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Builder Confidence Falls Slightly to Begin New Year

Building confidence for newly-built single-family homes fell one point in January 2020, according to the latest National Association of Home Builders/Wells Fargo Housing Market Index. 

The last two monthly readings reported the highest sentiment levels since July 1999. NAHB states that low-interest rates and a healthy labor market, combined with a need for additional inventory, is “setting the stage for further home building gains in 2020.” 

“With the Federal Reserve on pause and attractive mortgage rates, the steady rise in single-family construction that began last spring will continue into 2020,” the NAHB said. “However, builders continue to grapple with a shortage of lots and labor while buyers are frustrated by a lack of inventory, particularly among starter homes.”

The HMI index studying prospective buyers rose one point to 58, which is the highest level since December 2017. Current sales conditions fell three points to 81 and the component measuring sales expectation in the next six months remained at 79. 

The three-month moving average for regional HMI scores found the Northeast rose one point to 62, the Midwest increased three points to 66, and the West increased one point to 84. The South was unchanged at 76. 

A report by CoreLogic found Texas was home to the top-two markets with the highest share of new home sales from October 2018 to September 2019—Dallas and Houston.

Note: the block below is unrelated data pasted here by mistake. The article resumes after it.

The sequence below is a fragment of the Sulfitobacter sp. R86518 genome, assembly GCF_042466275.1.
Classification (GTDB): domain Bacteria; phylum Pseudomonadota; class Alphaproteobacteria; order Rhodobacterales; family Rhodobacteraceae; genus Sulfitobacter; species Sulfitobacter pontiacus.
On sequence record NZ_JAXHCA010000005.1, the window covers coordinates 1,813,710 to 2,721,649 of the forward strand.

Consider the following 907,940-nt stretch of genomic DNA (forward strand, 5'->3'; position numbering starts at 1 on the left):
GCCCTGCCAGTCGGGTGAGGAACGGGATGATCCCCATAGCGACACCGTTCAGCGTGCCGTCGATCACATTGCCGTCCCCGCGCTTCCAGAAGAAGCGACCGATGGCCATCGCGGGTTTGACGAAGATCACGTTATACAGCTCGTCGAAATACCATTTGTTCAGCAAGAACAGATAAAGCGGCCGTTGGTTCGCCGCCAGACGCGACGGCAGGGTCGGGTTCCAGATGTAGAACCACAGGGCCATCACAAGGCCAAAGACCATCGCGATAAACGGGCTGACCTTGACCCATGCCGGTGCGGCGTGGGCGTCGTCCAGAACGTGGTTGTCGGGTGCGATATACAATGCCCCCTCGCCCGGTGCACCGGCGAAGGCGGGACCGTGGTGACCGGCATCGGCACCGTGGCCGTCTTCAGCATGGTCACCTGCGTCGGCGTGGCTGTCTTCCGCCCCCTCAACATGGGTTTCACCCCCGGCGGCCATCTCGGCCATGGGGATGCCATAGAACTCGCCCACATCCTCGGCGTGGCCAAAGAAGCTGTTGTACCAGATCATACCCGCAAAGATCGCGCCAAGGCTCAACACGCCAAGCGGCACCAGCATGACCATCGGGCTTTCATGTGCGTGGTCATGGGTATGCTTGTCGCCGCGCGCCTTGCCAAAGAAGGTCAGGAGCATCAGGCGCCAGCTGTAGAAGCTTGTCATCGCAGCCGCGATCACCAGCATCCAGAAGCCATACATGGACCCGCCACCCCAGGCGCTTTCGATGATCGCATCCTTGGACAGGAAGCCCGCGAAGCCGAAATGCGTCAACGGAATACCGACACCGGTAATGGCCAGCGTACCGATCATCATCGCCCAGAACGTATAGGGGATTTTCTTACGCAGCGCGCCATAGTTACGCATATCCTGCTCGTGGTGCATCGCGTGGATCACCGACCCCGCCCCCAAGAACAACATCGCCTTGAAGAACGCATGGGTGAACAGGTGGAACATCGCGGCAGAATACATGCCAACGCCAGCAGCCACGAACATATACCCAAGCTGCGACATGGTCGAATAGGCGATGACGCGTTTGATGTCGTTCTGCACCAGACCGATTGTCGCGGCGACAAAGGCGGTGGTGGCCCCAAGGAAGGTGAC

Dallas had more than 32,000 new homes over that one-year span, followed by Houston at nearly 30,000. This increase occurred during the same period where Texas grew by 367,000 people.

Florida was second in growth, adding 233,000 residents. CoreLogic added that six of the ten metros with the largest number of new sales were in Texas and Florida—two states with the largest population gains. 

Port St. Lucie, Florida, led the nation in new-home growth at nearly 30%, followed by Warren Robbins, Georgia; Ocala, Florida; and The Villages, Florida. 

“These places had lower housing costs than in high-cost markets and had a collective unemployment rate that was two-tenths of a percentage point lower than the U.S. rate,” the report states. 

About Author: Mike Albanese

A graduate of the University of Alabama, Mike Albanese has worked for news publications since 2011 in Texas and Colorado. He has built a portfolio of more than 1,000 articles, covering city government, police and crime, business, sports, and is experienced in crafting engaging features and enterprise pieces. He spent time as the sports editor for the "Pilot Point Post-Signal," and has covered the DFW Metroplex for several years. He has also assisted with sports coverage and editing duties with the "Dallas Morning News" and "Denton Record-Chronicle" over the past several years.

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